Leon Bosch will conduct his first Henley Symphony Orchestra Concert this Sunday (26 March) at the Hexagon in Reading after taking up his position as Music Director and Conductor of HSO in January this year. Leon, who is internationally renowned as a double bass player, has for some while been developing a career as a fine conductor both in the UK and in his native South Africa. He was first encouraged to conduct by the late Sir Neville Marriner, the legendary founder of The Academy of St Martin in the Fields, for whom Bosch was Principal Bass for over twenty years. Having watched many of the great conductors from his view in the orchestra, he then studied in London with the renowned conductor Sian Edwards and in St Petersburg with Alexander Polishchuk. Since 2014, Leon has conducted groups in the UK and around the world, including the chamber ensemble he formed, I Musicanti.
HSO will be joined by Martin Roscoe, one of the UK’s best loved pianists. Renowned for his versatility at the keyboard, Martin is equally at home in concerts, recital and chamber performances. His enduring popularity and the respect in which he is universally held are built on a deeply thoughtful musicianship and his easy rapport with audiences and fellow musicians alike. Martin is Artistic Director of Ribble Valley International Piano Week and the Manchester Chamber Concerts Society. He is currently Professor of Piano at Guildhall School of Music in London where he has been awarded a Fellowship.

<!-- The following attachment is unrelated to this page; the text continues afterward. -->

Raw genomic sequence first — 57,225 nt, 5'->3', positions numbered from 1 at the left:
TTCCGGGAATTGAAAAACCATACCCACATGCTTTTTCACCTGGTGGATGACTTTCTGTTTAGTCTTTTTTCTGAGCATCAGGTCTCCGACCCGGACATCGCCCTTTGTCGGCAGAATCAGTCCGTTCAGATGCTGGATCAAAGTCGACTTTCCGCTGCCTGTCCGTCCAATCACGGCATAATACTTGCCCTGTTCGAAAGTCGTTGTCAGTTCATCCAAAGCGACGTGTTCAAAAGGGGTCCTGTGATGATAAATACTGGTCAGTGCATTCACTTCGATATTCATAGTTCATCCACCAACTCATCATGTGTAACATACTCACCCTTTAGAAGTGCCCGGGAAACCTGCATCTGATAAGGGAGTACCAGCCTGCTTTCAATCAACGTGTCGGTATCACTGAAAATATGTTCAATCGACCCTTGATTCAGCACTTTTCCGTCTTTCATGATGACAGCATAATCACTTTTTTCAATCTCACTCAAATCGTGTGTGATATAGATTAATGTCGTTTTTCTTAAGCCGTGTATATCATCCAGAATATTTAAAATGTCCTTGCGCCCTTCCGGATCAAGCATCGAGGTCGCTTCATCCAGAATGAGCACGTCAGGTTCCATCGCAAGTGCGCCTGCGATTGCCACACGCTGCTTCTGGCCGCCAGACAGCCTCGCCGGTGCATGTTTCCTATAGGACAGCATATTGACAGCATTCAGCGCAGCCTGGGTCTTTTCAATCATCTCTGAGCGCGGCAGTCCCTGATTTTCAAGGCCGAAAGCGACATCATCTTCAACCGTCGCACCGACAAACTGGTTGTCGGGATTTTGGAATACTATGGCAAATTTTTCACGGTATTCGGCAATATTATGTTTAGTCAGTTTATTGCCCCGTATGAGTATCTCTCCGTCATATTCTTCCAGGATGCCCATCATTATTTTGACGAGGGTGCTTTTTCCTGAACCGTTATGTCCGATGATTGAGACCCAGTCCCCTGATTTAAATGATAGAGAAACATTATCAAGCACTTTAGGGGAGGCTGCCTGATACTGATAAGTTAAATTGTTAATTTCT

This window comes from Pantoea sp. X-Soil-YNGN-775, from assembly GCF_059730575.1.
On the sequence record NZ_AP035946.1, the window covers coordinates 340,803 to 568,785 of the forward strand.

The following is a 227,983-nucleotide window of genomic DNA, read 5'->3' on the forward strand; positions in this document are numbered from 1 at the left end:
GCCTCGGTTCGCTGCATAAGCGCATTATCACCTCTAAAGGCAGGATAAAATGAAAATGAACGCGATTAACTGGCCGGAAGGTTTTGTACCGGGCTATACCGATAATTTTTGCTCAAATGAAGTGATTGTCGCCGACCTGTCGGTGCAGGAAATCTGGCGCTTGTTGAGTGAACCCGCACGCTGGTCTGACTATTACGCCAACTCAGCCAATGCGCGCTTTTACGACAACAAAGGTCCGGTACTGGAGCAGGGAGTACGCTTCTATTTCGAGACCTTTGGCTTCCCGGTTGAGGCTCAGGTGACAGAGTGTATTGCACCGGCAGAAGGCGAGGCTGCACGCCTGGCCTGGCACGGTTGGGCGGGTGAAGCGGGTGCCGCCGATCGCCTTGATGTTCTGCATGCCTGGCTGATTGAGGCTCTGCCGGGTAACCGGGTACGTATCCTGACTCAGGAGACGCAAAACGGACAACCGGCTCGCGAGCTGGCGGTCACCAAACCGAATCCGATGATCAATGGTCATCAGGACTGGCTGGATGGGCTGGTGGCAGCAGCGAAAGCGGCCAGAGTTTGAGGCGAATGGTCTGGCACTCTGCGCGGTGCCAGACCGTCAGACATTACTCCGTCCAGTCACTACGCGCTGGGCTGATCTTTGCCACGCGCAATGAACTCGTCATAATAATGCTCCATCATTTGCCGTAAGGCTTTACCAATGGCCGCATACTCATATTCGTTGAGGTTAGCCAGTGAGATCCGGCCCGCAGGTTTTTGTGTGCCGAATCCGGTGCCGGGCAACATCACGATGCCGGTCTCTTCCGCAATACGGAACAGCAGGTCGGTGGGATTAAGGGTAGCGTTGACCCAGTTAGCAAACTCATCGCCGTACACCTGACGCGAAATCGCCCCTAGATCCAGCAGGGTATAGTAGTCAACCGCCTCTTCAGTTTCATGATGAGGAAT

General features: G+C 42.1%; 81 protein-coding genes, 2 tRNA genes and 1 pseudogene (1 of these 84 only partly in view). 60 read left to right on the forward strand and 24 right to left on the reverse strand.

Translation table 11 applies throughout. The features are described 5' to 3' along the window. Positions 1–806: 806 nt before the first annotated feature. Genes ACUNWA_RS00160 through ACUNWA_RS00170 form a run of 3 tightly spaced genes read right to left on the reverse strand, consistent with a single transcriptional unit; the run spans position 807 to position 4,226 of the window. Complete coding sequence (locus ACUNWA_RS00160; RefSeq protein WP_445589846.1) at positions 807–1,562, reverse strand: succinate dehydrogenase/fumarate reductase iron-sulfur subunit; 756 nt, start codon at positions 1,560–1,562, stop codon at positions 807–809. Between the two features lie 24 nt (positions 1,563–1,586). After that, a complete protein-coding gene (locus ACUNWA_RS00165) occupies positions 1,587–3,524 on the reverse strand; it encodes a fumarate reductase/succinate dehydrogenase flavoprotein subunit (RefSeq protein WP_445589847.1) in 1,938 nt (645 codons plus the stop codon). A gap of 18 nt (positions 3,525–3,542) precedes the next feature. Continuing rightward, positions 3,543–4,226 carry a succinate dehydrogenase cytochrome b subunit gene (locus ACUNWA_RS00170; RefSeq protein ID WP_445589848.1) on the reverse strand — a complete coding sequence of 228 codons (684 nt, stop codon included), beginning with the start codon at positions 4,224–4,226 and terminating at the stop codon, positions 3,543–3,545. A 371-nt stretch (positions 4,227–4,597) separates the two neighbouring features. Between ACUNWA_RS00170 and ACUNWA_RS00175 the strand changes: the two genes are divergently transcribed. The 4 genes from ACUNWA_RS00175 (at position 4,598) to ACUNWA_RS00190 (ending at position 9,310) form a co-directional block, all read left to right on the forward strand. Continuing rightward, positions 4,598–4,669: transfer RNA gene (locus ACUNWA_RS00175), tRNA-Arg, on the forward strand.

Political unrest and nationalistic fervour are key to the concert’s programme. Smetana’s evocative Vltava (a description of the Moldau river) was written in 1874 after he aligned himself to the growing move for Czech identity. Beethoven began composing his Fifth and final ‘Emperor’ Concerto in 1809, while Vienna was under invasion from Napoleon’s forces for the second time. Its grandeur, bold melodies and heroic spirit befit its dedication to Archduke Rudolph, Beethoven’s friend, patron and student, who had fled to exile. After the disaster of the premiere of his First Symphony, Rachmaninov fell into a depression and became unconvinced of his abilities as a symphonist. Happily, for us, his Second Symphony, written in Dresden where he took his family to escape the political tumult that would put Russia on the path to revolution, was premiered in 1908 in St Petersburg to great acclaim. It remains one of the composer’s most popular and best-known compositions.
To book tickets go to https://www.whatsonreading.com/book/408202
The Henley Symphony Orchestra has transport to the concert. 14 places are available on the FISH minibus, which will leave from Henley Town Hall at 6.30 pm. The cost of both ticket and transport is £17.60. To book, just contact the HSO Box Office (Julia) on firstname.lastname@example.org or 07726 459261.